Encore: Are teachers overpaid or underpaid?
Whether public employees are overpaid or underpaid relative to their private sector counterparts is a source of lively debate.
Much of the research on the relative compensation of public and private workers has focused on teachers, the largest segment of the public workforce. Moreover, the issue of teacher compensation has gained currency since the Great Recession, as states and school districts have frequently faced tough budget decisions to cut benefits or halt pay raises. And teacher compensation has important implications for hiring and retaining high-quality teachers and, consequently, for student academic performance.
An extensive literature that compares the wages of public school teachers to that of other college-educated individuals generally finds that teachers earn significantly lower wages than their private sector counterparts.
But public sector workers tend to receive a larger portion of their compensation in the form of benefits than private sector workers. As such, any gap in wages for teachers may be partially — or completely — offset by more generous benefits.
Previous studies measuring total compensation tended to use broad averages for the health and retirement costs, which wash over meaningful differences among workers by region, employer size, and occupation. And they fail to fully explain the role of all other benefits, including Social Security, supplemental pay, and paid leave, which turn out to be important.
To move the ball forward, my colleagues Siyan Liu and JP Aubry have just completed a comprehensive assessment of teacher compensation. They start with a standard regression relating wages to a bunch of demographic variables, educational attainment, and whether the individual is a public school teacher. The results show that teachers earn — on average — about 11% less in wages (see Figure 1).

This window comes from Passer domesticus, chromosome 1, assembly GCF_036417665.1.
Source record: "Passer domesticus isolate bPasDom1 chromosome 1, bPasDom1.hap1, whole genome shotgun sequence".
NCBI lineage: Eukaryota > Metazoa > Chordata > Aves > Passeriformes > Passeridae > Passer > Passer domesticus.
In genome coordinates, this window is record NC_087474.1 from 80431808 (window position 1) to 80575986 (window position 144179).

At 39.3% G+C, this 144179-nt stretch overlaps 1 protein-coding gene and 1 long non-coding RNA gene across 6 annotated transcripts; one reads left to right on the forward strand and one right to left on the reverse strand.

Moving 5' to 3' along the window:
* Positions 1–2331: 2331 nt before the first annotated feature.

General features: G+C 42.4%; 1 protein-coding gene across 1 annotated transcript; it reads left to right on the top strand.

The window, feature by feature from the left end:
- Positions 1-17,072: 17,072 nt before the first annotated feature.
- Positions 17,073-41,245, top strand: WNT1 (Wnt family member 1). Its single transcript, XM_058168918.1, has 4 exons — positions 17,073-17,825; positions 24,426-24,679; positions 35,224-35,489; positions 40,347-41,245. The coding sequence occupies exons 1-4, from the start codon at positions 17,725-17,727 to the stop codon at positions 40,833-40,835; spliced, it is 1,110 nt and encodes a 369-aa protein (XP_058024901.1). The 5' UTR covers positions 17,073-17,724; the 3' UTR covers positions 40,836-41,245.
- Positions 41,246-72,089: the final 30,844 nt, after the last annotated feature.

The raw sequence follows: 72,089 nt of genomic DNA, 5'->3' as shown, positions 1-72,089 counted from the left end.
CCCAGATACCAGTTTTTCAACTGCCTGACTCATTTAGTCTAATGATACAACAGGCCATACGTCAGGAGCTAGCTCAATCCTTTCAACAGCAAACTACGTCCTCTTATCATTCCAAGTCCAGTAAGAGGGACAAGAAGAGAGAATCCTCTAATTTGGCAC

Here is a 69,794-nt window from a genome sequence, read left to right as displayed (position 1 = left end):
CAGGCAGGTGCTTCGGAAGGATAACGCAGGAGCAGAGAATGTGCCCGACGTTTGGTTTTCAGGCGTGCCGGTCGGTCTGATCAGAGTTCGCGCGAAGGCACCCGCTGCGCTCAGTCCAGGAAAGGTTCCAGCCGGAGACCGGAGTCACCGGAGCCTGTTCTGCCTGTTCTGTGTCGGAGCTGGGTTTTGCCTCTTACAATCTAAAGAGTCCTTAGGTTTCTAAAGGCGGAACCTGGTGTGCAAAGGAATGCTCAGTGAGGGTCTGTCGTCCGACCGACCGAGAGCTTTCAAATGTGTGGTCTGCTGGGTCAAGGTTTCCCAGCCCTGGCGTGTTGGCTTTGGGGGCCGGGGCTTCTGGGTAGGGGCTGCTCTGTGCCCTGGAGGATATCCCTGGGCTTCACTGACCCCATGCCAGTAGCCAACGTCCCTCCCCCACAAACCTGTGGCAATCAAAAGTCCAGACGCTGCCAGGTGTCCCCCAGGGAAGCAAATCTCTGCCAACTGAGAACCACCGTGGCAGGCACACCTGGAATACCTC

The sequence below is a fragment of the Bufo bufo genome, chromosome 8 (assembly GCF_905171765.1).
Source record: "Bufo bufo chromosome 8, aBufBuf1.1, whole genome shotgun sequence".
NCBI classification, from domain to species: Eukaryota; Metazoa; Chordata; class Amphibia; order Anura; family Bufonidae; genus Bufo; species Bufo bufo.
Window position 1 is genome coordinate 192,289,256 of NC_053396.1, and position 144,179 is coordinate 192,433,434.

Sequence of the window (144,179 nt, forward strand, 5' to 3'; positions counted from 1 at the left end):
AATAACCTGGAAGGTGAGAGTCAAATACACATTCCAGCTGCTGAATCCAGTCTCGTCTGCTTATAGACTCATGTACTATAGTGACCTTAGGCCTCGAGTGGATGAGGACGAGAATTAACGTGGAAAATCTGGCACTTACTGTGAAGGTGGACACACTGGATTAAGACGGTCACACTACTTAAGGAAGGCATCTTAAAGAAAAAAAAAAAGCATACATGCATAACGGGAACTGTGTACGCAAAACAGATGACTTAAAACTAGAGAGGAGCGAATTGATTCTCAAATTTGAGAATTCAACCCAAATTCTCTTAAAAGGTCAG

Wages, however, are only part of the story. A complete picture of compensation requires adding the value of health insurance, retirement benefits, retiree health insurance, and other benefits to the wages of each teacher and private sector worker. In all cases, each public and private worker is matched — based on location and firm size — to the relevant retirement plan or benefit measure. This matching exercise finds that teachers get much more in retirement and healthcare, but less in other benefits like bonuses and paid leave.
Liu and Aubry then reran their initial wage regression with “wages plus benefits” as the dependent variable. Figure 2 shows the estimated differential between teachers and private sector workers at four different stages: 1) wages only; 2) wages plus “other” benefits; 3) wages, other, and employee healthcare; 4) wages, other, employee health, and retirement; and 5) wages, other, employee health, retirement, and retiree health.
The authors conclude that, with only a 3.2% differential, teachers currently earn roughly the same as similar private sector workers in other professions. But, given the benefit cuts in state and local retirement plans, average compensation for teachers is likely to worsen as newer teachers hired after the Great Recession form the majority of the teaching workforce. Uncompetitive compensation may make it harder to recruit high-quality individuals into the teaching profession, potentially leading to worse outcomes for students.